Portland officials are providing hazard and incentive pay for workers at a city-run nursing home that’s confronting a COVID-19 outbreak.

The city says it’s able to offer the additional $6 an hour for workers at the Barron Center through Saturday, because the state is offering enhanced Medicaid reimbursements to nursing homes and long-term care facilities when confronted with a COVID-19 outbreak, which is defined as three or more connected cases.

As of Thursday, 12 Barron Center residents with COVID-19 had died and 71 residents and 30 staff members had tested positive, the Maine Center for Disease Control and Prevention said. The agency had previously reported larger numbers of deaths and positive cases, but said Thursday that “data transmission error” led to the double counting of some cases.

The city’s decision to raise wages comes after Portland voters overwhelmingly voted in November for a 50 percent hazard pay raise to all minimum wage workers reporting to Portland workplaces during declared emergencies, such as the pandemic. The city has said that ordinance doesn’t apply to city employees, and doesn’t take effect for private employers until next year.

City Hall Communications Director Jessica Grondin stressed in an email that the hazard pay being provided at the Barron Center is unrelated to the requirement in the new minimum wage ordinance, which is being challenged by businesses in court.

“These are two very different things,” Grondin said. “First, when we started paying these stipends, the minimum wage/hazard pay law was months away from being approved. Second, the subsequent rounds of stipends/incentive pay at the Barron Center are specifically tied to outbreak status – except of course for those working on the COVID positive unit.”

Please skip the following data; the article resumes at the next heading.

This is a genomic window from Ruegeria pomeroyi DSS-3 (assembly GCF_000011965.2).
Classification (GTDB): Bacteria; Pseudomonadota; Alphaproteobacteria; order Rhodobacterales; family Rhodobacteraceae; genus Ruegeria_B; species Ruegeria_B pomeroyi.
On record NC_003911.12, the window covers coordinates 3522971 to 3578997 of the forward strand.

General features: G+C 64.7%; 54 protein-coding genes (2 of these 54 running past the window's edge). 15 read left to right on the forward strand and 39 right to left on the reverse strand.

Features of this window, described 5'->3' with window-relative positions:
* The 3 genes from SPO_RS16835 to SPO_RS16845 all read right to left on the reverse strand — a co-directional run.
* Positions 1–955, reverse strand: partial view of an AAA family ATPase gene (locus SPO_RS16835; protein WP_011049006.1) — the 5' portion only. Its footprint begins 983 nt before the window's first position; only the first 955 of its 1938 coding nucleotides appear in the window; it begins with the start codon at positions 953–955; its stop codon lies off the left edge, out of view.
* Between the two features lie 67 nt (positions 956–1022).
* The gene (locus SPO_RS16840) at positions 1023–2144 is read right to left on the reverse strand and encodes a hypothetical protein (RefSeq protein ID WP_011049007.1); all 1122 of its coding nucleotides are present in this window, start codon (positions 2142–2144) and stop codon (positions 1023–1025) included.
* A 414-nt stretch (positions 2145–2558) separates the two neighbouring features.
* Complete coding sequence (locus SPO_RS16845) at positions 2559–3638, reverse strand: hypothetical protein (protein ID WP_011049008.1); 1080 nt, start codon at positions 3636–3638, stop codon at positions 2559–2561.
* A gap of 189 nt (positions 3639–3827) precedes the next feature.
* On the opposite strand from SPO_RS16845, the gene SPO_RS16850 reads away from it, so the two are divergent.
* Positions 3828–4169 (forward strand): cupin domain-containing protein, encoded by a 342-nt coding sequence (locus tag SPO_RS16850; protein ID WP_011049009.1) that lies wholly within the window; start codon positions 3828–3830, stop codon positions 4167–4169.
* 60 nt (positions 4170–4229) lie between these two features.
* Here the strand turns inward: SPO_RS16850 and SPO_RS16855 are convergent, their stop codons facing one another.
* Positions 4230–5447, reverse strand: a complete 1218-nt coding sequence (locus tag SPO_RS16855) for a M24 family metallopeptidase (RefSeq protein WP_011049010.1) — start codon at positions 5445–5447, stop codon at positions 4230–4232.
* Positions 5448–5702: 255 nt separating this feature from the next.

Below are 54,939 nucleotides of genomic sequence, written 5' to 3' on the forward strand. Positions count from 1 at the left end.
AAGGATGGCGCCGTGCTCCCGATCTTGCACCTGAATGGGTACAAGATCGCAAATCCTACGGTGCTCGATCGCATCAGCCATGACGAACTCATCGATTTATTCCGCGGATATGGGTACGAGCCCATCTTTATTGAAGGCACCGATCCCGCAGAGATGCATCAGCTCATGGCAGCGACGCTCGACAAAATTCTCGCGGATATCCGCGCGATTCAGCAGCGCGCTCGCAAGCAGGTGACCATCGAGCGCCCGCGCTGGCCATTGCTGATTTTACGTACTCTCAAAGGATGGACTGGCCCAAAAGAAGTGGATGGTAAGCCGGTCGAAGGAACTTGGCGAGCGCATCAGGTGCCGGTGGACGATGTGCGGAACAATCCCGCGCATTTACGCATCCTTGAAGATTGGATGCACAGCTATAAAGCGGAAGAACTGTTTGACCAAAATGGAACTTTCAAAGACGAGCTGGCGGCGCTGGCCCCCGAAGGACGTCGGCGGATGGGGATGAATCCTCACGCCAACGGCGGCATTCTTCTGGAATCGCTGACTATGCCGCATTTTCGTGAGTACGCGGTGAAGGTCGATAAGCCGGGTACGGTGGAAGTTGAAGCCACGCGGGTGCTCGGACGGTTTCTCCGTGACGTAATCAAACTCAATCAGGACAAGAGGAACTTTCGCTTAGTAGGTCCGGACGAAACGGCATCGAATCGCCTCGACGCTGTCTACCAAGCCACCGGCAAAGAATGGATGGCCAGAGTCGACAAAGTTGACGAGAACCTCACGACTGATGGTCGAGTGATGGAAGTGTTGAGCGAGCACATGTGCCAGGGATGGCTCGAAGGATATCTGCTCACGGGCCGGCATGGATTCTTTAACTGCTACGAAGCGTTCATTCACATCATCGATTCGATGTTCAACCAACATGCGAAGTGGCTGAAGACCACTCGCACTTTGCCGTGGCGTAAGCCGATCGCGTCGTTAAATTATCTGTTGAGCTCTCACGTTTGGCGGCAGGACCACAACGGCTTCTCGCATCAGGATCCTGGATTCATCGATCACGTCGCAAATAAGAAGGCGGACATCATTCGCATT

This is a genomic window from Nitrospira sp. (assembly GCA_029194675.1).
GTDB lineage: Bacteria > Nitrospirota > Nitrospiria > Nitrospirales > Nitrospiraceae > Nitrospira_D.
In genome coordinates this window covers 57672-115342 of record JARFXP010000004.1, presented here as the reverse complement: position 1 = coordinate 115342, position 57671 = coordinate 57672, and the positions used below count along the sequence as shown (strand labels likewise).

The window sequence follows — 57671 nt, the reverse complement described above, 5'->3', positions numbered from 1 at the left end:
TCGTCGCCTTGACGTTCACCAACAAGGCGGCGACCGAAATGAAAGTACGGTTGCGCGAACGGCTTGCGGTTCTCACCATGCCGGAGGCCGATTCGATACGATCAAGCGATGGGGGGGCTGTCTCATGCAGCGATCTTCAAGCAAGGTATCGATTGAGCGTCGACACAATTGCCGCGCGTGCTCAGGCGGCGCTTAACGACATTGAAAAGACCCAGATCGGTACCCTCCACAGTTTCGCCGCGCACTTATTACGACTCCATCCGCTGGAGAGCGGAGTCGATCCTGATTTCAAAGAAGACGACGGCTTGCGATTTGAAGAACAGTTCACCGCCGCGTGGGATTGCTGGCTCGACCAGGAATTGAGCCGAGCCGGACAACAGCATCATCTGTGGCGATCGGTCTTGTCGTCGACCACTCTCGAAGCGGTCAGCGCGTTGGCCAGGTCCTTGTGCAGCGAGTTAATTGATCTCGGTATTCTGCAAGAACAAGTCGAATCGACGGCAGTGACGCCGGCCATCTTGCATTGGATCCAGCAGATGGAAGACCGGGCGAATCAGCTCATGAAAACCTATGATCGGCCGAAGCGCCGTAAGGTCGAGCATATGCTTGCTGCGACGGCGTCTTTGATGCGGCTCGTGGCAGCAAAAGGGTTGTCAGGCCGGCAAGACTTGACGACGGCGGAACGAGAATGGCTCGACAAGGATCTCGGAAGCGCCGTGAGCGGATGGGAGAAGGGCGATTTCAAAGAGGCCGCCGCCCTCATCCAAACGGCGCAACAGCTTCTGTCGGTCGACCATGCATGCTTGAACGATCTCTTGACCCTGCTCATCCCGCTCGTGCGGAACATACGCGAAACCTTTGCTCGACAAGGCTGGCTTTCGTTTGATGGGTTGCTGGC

Nursing staff employees working in the COVID unit have been receiving $4 an hour in additional pay since Jan. 10 and will continue to receive it as long as the unit is open. That’s a $1 increase over the previous $3 an hour stipend they have been receiving since the start of the pandemic, according to the city.

Jackie Farwell, spokeswoman for the Maine Department of Health and Human Services, said the state extended MaineCare support to a variety of congregate care facilities last June to help pay for added expenses in dealing with outbreaks, including nursing homes, intermediate care facilities and private nonmedical institutions. The additional money can be used to hire more workers, increase pay for existing workers, purchase personal protective equipment and other supplies to help control an outbreak, she said. MaineCare is Maine’s version of Medicaid.

Farwell said operators must request the enhanced reimbursement and then submit a financial reconciliation statement within 30 days of the end of the outbreak, which ends when a facility has gone 28 days without a confirmed case. She said the outbreak reimbursement rate is $23.58 per resident per day for nursing home facilities and that the state has provided an additional $1.5 million in state and federal MaineCare funding to help with outbreaks. She said the average standard rate for nursing facilities is estimated to be $277.50 per patient per day.

Farwell said the assistance became available for outbreaks as of June 1 and will be available until the end of the federal public health emergency.

There are also ongoing outbreaks at two city-run homeless shelters, but because they don’t receive a MaineCare reimbursement, staff members there are not receiving hazard pay. Grondin said they did receive a temporary $2-an-hour hazard pay stipend early in the pandemic, along with police officers and firefighters, but that ended June 30.

Richard Erb, president and CEO of the Maine Health Care Association, said the enhanced MaineCare reimbursement has been a lifeline for the group’s more than 200 member nursing homes and assisted living-residential care facilities, allowing them to provide bonus pay to staff, hire additional workers when possible, purchase personal protective equipment and increase testing.


Erb said about 75 percent of that total cost is paid by the federal government, while the rest is picked up by the state.